|Publication number||US6224456 B1|
|Application number||US 09/632,336|
|Publication date||May 1, 2001|
|Filing date||Aug 3, 2000|
|Priority date||Aug 3, 2000|
|Also published as||EP1246675A1, EP1246675A4, WO2002011842A1|
|Publication number||09632336, 632336, US 6224456 B1, US 6224456B1, US-B1-6224456, US6224456 B1, US6224456B1|
|Original Assignee||Mattel, Inc.|
|Export Citation||BiBTeX, EndNote, RefMan|
|Patent Citations (19), Referenced by (18), Classifications (9), Legal Events (4)|
|External Links: USPTO, USPTO Assignment, Espacenet|
1. Field of the Invention
This invention relates generally to dolls and toy figures and particularly to dolls and toy figures having limbs movable in response to a manually actuated mechanism.
2. Background of the Invention
Dolls having movable limbs are well known in the art and have been provided for many years. A great number of so-called “posable” dolls have been provided having limbs or other appendages which are directly movable by hand manipulation of the limb or appendage. The posable quality of such dolls and toy figures arises from their tendency to maintain a particular position once moved by the user. Other types of dolls and toy figures having movable limbs or other appendages utilize some type of movement mechanism to provide their movement. Such mechanized dolls and toy figures are generally categorized as either powered or manual. Powered mechanisms utilize some type of motor such as a battery-driven electric motor or a spring-driven wind-up motor to operate the mechanism. Manual movement mechanisms typically use an indirect movement, that is to say one or more limbs are movably supported upon the doll or toy figure such as arms or legs while an additional movable lever or tab is positioned elsewhere on the doll or toy figure. An operative drive mechanism couples the movement of the lever or tab to the movably supported limb to provide the desired movement as the lever or tab is manipulated. In many dolls and toy figures having movable limbs, the degree of movement of the movable limb is intended to resemble or replicate a particular well known movement undertaken by humans. For example, U.S. Pat. No. 3,955,311 issued to Lyons, et al. sets forth a MECHANISM FOR MOVING AN UPPER APPENDAGE OF A TOY FIGURE in which a push button on the upper side of the toy figure torso is hand-operated to transmit motion to a mechanism within the doll torso. An arm is pivotally movable upon the torso and coupled to the mechanism and further holds a toy sword. When the button is moved, the arm pivots raising and lowering the sword in a combat maneuver.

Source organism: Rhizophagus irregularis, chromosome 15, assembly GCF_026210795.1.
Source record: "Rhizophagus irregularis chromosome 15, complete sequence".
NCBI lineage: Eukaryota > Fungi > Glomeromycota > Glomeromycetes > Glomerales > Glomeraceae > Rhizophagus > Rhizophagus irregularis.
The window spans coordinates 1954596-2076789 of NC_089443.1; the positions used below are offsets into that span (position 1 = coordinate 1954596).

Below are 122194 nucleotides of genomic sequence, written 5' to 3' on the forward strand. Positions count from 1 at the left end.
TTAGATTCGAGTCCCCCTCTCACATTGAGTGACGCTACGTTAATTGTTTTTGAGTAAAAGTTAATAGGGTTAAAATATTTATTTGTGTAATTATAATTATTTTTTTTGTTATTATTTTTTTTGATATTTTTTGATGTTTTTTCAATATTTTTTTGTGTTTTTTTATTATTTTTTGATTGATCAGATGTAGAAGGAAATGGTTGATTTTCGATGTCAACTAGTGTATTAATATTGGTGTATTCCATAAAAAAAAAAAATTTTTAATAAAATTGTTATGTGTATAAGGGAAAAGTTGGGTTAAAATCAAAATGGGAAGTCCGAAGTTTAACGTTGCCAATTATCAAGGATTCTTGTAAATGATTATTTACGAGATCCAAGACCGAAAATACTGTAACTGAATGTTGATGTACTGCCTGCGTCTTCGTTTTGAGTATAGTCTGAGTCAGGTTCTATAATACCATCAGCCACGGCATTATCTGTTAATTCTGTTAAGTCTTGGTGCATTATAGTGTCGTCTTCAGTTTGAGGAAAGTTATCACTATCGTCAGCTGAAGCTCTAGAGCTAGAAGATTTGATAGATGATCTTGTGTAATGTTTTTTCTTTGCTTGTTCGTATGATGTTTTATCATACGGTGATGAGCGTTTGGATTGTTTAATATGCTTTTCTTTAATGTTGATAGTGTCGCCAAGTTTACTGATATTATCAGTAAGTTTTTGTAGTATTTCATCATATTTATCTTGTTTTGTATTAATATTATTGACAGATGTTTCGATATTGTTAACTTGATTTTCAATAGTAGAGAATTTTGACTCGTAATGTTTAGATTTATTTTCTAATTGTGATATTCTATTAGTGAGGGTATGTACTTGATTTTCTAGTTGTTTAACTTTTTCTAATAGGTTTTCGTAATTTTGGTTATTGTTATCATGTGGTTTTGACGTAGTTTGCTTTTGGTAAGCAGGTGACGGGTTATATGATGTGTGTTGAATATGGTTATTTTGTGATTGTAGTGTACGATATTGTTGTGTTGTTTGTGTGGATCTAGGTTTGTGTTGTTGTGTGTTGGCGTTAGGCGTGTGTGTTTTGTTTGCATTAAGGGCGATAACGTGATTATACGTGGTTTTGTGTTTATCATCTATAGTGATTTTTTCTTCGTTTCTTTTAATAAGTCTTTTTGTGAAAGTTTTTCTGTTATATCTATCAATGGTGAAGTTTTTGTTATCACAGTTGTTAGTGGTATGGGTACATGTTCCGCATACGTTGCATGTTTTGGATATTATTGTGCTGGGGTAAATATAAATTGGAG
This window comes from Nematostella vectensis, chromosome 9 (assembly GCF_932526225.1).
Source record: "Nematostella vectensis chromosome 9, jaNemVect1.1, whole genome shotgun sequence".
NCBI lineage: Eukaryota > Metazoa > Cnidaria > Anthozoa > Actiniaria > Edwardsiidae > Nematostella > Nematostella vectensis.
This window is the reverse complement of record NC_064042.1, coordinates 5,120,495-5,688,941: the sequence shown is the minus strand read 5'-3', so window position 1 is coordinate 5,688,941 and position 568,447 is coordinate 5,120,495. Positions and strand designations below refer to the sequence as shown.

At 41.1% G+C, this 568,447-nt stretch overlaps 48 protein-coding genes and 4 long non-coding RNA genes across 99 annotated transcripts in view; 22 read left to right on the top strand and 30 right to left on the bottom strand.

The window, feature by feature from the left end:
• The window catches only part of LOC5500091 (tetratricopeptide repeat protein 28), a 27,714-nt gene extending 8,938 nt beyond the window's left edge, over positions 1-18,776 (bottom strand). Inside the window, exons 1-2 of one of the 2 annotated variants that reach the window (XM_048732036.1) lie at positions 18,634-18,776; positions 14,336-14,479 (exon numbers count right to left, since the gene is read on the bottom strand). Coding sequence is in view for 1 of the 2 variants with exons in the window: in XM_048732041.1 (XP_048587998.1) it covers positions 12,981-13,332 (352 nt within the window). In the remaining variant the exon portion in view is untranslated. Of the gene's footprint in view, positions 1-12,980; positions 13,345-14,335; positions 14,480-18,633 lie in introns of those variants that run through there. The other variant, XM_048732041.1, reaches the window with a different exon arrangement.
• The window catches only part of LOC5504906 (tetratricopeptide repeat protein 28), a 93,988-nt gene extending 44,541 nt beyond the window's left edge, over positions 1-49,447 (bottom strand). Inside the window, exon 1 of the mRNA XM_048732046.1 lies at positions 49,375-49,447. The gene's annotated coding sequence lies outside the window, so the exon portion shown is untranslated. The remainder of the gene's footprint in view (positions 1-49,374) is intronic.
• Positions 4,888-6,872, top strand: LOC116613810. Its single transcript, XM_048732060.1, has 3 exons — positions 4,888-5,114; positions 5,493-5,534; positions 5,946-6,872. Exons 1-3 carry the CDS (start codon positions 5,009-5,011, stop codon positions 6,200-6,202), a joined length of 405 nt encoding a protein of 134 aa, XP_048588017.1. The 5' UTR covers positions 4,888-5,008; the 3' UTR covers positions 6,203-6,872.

U.S. Pat. No. 4,126,961 issued to Barlow, et al. sets forth an ARTICULATED DOLL having a torso and pivotally supported head. A ball and socket joint supports a toggle which extends outwardly from the rear torso and inwardly into the torso cavity. A lever and pivot mechanism couples the movement of the interior end of the toggle to the head support to cause the doll's head to nod.